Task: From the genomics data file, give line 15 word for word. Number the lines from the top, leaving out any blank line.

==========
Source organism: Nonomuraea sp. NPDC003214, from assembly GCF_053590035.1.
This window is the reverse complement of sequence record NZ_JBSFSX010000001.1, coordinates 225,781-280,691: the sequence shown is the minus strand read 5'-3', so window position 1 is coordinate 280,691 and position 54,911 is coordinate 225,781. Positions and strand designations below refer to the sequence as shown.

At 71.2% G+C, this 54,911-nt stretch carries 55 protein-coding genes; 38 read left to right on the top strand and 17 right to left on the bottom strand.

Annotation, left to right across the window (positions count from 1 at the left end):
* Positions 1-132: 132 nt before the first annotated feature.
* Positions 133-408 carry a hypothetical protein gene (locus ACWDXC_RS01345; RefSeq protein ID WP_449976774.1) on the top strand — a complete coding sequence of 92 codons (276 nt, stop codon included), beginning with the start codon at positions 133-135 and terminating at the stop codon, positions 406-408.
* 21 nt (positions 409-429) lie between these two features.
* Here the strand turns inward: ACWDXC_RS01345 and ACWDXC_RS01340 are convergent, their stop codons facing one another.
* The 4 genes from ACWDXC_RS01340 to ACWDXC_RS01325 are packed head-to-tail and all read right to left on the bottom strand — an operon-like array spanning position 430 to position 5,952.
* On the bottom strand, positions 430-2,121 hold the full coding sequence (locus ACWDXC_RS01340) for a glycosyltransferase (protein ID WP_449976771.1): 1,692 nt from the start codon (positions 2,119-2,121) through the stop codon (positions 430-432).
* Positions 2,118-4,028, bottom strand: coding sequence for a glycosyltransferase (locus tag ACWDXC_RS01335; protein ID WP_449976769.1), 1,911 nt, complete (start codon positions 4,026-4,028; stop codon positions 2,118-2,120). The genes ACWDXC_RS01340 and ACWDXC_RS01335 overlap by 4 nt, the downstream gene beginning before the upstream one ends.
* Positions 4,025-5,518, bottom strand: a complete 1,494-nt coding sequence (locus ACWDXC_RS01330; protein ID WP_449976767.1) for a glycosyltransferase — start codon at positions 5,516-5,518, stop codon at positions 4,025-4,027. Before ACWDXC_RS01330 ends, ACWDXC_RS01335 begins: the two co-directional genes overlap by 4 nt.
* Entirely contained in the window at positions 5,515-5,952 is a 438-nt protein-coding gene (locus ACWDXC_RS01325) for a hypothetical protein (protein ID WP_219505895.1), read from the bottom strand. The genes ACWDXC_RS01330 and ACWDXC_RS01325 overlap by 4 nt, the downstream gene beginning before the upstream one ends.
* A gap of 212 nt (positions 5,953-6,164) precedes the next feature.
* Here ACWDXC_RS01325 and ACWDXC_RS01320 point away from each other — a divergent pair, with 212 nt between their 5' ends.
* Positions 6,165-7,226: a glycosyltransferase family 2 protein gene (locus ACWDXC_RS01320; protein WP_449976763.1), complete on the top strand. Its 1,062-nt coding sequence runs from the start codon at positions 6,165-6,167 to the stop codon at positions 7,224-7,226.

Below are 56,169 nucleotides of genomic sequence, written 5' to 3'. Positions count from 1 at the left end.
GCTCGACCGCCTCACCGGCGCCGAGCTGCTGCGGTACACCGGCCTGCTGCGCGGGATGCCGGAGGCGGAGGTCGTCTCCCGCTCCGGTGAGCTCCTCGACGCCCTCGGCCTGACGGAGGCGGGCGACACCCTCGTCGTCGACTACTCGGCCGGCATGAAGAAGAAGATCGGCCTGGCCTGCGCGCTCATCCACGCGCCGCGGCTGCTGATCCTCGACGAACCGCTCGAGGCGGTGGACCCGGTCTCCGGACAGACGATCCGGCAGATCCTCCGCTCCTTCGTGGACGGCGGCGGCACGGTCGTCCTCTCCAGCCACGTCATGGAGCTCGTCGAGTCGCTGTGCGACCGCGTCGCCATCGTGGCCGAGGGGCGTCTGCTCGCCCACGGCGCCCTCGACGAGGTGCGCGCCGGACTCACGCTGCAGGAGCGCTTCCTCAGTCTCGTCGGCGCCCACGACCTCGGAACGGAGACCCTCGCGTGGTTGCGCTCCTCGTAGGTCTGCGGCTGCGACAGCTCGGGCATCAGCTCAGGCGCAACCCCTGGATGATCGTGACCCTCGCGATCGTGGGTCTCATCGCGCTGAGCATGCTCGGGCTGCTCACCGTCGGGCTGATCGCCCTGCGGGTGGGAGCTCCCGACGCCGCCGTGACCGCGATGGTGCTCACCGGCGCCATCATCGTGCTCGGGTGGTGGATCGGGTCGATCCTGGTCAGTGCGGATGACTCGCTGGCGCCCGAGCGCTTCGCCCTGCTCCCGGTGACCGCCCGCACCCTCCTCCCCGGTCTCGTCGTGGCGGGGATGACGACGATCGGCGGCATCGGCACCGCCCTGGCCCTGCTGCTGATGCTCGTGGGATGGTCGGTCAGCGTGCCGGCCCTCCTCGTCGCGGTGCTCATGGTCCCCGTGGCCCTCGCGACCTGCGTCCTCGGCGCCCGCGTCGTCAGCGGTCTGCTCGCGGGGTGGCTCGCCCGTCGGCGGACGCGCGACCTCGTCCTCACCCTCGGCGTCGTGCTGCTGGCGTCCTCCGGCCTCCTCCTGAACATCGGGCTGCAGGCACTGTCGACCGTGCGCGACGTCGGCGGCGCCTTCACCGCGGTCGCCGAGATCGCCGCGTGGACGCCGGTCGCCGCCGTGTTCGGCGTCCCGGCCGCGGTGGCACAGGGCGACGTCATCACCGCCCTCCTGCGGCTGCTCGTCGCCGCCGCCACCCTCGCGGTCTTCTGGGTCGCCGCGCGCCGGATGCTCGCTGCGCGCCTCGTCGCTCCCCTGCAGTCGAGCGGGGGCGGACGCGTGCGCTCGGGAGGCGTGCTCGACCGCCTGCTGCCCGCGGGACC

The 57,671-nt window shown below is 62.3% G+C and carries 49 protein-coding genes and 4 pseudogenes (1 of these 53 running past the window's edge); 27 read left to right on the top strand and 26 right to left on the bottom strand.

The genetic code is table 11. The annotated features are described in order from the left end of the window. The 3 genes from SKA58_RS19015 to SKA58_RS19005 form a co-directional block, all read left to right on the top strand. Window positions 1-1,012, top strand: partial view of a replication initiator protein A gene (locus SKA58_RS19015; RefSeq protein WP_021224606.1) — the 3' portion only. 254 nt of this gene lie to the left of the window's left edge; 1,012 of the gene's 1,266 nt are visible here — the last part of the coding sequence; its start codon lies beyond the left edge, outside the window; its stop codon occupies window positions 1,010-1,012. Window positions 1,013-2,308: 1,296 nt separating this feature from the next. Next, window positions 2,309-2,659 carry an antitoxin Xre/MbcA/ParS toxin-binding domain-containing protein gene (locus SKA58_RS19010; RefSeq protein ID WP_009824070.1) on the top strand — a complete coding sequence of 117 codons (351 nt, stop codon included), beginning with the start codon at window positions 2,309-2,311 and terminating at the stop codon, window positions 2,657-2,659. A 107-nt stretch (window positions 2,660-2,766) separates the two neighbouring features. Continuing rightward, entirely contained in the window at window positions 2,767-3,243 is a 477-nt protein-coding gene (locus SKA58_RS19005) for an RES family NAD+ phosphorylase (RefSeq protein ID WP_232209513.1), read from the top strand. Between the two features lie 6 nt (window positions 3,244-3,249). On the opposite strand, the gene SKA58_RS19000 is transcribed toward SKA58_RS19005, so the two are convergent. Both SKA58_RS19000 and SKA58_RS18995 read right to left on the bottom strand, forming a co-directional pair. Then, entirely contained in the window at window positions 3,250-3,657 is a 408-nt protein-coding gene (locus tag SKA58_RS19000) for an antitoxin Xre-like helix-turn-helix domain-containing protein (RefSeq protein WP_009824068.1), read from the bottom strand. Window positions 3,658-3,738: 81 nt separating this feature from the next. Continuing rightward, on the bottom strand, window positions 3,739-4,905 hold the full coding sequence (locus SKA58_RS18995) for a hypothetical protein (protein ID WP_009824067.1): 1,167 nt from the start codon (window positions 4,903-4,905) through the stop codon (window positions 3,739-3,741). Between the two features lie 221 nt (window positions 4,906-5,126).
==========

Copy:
* Here ACWDXC_RS01325 and ACWDXC_RS01320 point away from each other — a divergent pair, with 212 nt between their 5' ends.